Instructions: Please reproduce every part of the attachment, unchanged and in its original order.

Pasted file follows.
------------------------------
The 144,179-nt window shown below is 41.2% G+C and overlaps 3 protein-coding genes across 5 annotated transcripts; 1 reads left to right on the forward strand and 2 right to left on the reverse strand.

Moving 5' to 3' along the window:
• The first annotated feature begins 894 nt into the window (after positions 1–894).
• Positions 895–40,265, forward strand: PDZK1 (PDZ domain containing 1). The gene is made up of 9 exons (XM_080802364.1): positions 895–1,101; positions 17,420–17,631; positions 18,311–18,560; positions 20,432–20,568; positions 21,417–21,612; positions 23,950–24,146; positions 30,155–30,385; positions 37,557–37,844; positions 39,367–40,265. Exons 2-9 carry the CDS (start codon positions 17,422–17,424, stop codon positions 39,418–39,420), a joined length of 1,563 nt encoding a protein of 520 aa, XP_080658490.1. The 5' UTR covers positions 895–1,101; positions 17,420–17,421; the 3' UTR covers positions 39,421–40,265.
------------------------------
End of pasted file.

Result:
The 144,179-nt window shown below is 41.2% G+C and overlaps 3 protein-coding genes across 5 annotated transcripts; 1 reads left to right on the forward strand and 2 right to left on the reverse strand.

Moving 5' to 3' along the window:
• The first annotated feature begins 894 nt into the window (after positions 1–894).
• Positions 895–40,265, forward strand: PDZK1 (PDZ domain containing 1). The gene is made up of 9 exons (XM_080802364.1): positions 895–1,101; positions 17,420–17,631; positions 18,311–18,560; positions 20,432–20,568; positions 21,417–21,612; positions 23,950–24,146; positions 30,155–30,385; positions 37,557–37,844; positions 39,367–40,265. Exons 2-9 carry the CDS (start codon positions 17,422–17,424, stop codon positions 39,418–39,420), a joined length of 1,563 nt encoding a protein of 520 aa, XP_080658490.1. The 5' UTR covers positions 895–1,101; positions 17,420–17,421; the 3' UTR covers positions 39,421–40,265.